Senior adult services post axed to save taxpayers £100k
A top job at Cambridgeshire County Council has been cut – saving taxpayers more than £100,000 annually.
But the creation of a new post with responsibility for social care of both children and adults has sparked fears that youngsters could be put at increased risk, or overspends could spiral out of control.
The post of executive director for community and adult services was left vacant after the sudden death of Rod Craig in May. Despite a recruitment process, no appointment was made.
Adrian Loades, previously the executive director for children’s and young people’s services, has taken on responsibility for adult social care, while executive environment director Alex Plant will oversee culture and adult learning.
Pat Harding, corporate director for customer service and transformation, is now in charge of libraries and community engagement.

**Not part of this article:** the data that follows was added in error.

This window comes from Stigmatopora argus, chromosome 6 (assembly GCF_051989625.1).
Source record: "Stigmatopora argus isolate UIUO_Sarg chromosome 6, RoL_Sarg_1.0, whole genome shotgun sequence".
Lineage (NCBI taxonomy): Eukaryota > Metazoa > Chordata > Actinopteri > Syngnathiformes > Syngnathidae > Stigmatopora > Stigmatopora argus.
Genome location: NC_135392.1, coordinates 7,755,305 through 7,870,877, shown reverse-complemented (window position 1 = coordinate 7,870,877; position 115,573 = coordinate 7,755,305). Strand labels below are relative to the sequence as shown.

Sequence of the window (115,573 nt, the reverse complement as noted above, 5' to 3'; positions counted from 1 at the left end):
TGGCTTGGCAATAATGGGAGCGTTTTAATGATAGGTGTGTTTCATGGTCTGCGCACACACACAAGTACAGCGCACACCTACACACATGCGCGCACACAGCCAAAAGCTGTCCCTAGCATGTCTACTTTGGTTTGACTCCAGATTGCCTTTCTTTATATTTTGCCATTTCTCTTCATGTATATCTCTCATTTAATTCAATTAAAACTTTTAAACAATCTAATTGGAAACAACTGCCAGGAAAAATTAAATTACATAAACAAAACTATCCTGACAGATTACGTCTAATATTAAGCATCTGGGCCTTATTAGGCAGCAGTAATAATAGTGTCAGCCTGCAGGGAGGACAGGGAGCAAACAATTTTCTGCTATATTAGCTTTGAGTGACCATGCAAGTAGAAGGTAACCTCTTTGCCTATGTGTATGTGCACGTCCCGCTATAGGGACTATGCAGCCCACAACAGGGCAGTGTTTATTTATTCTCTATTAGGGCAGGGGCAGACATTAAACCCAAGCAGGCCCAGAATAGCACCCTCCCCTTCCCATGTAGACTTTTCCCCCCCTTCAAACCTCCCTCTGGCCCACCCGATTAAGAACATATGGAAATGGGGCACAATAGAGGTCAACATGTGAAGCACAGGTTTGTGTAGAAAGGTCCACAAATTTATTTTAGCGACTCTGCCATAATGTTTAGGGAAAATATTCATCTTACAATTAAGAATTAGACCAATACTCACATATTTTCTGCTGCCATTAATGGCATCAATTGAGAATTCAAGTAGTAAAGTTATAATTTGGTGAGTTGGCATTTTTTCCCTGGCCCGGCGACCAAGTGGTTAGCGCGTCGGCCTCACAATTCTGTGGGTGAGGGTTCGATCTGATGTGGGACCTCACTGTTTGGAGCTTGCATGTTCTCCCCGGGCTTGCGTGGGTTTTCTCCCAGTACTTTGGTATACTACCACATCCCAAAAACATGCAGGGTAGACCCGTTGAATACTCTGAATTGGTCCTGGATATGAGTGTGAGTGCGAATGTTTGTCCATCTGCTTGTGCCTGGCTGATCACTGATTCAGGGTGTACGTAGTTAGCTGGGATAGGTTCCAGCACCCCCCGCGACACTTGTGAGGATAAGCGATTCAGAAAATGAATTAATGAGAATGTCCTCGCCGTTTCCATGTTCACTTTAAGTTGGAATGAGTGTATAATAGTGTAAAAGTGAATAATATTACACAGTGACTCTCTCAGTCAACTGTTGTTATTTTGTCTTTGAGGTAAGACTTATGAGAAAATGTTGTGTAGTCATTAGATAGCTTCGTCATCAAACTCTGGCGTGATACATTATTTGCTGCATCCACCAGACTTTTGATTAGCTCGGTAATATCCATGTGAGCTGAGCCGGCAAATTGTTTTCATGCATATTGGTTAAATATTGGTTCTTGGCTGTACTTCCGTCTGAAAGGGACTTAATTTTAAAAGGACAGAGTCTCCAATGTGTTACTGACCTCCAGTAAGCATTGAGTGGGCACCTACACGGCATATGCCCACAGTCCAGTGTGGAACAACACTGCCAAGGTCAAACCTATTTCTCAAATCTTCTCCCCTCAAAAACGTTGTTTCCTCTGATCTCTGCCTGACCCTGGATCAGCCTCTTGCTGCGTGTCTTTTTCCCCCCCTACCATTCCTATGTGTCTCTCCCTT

Mr Craig earned £120,240 but it was thought a successor would have been paid less.
Cllr Paul Sales, Labour social care spokesman, said he believed separate dedicated officers were needed to oversee adult services – which is in line to get a £4.3 million boost from reserves to combat a massive overspend – and child safety.
Cllr Sales said: “People will not be convinced a cash saving was worthwhile if there is a childcare disaster.” He added the adult social care budget might run wildly out of control.
Mark Lloyd, the council’s chief executive, said the arrangement would be trialled over the next 18 months.
He said: “As we ask our staff and contractors to do more with less, senior management needs to lead by example.
“Following the tragic and sudden death of one of our senior managers, the rest of the senior team have committed to trialling over the next 18 months the division of his duties among ourselves.
“Residents would expect management to be squeezed harder than frontline services and that’s exactly what we are doing.”
Mr Lloyd, who took a 5 per cent pay cut to £186,167 earlier this year, said he was grateful to his colleagues for their “readiness to carry an even greater burden”.
Andy Allsopp, the council’s head of communications, has announced he will leave in the new year to take up a similar post in the London borough of Hounslow.